1999) (per curiam) (Section 1915A applies to all actions
brought by prisoners against government officials even when
plaintiff paid the filing fee); Abbas v. Dixon, 480
F.3d 636, 639 (2d Cir. 2007) (stating that both sections 1915
and 1915A are available to evaluate prisoner pro se
reviewing a pro se complaint, the court has a duty to show
liberality toward pro se litigants, see Nance v.
Kelly, 912 F.2d 605, 606 (2d Cir. 1990) (per curiam),
and should exercise "extreme caution . . . in ordering
sua sponte dismissal of a pro se complaint before the adverse
party has been served and both parties (but particularly the
plaintiff) have had an opportunity to respond."
Anderson v. Coughlin, 700 F.2d 37, 41 (2d Cir. 1983)
(internal citations omitted). Therefore, a court should not
dismiss a complaint if the plaintiff has stated "enough
facts to state a claim to relief that is plausible on its
face." Bell Atl. Corp. v. Twombly, 550 U.S.
544, 570 (2007). "A claim has facial plausibility when
the plaintiff pleads factual content that allows the court to
draw the reasonable inference that the defendant is liable
for the misconduct alleged." Ashcroft v. Iqbal,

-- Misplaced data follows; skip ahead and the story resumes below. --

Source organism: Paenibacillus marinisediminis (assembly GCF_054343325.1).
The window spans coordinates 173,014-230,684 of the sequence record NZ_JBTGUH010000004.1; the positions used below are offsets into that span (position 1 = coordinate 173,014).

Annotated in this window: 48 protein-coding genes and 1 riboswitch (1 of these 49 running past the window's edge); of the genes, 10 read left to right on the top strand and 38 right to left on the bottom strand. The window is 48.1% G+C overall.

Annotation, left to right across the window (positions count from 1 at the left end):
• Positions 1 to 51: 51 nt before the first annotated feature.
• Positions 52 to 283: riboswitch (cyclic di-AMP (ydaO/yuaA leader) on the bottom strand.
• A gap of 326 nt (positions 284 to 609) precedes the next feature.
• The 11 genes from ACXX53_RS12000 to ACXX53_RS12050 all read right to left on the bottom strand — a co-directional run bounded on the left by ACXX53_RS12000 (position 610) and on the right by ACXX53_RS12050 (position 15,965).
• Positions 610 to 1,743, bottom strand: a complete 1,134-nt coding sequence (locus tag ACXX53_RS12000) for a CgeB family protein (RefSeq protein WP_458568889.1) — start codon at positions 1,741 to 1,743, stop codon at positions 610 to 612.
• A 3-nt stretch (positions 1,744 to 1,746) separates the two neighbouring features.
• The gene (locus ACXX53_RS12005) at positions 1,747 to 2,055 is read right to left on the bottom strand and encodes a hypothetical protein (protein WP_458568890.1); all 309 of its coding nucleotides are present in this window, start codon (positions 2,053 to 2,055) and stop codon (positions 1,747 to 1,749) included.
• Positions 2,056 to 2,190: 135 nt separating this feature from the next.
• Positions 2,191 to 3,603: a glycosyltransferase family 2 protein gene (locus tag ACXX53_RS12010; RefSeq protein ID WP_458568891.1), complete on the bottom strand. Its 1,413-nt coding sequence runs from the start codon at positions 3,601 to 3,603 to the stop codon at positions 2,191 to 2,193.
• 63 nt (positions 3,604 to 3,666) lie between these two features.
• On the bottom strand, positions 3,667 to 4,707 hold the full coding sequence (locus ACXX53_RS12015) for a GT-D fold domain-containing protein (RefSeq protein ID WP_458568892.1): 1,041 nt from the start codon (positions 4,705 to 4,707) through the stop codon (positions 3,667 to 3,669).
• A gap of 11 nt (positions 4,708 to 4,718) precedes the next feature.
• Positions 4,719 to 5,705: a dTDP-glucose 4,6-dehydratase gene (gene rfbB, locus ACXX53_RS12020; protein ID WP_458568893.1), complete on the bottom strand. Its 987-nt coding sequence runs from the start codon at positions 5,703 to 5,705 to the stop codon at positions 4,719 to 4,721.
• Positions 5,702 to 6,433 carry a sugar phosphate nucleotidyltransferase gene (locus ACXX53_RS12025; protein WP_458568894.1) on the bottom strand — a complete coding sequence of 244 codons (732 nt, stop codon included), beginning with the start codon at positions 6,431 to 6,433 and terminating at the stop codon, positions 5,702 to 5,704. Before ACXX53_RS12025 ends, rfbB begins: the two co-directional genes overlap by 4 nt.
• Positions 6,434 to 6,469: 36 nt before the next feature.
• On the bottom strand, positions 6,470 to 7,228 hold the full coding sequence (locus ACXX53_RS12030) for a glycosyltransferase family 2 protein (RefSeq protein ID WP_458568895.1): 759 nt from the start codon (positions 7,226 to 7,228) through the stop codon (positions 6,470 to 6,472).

556 U.S. 662, 678 (2009) (citing Twombly, 550 U.S.
at 556). Although the Court should construe the factual
allegations in the light most favorable to the plaintiff,
"the tenet that a court must accept as true all of the
allegations contained in a complaint is inapplicable to legal
conclusions." Id. "Threadbare recitals of
the elements of a cause of action, supported by mere
conclusory statements, do not suffice." Id.
(citing Twombly, 550 U.S. at 555). "[W]here the
well-pleaded facts do not permit the court to infer more than
the mere possibility of misconduct, the complaint has
alleged-but it has not 'show[n]'-'that the
pleader is entitled to relief.'" Id. at 679
(quoting Fed.R.Civ.P. 8(a)(2)). Rule 8 "demands more
than an unadorned, the-defendant-unlawfully-harmed-me
accusation." Iqbal, 556 U.S. at 678 (citing
Twombly, 550 U.S. At 555). Thus, a pleading that
only "tenders naked assertions devoid of further factual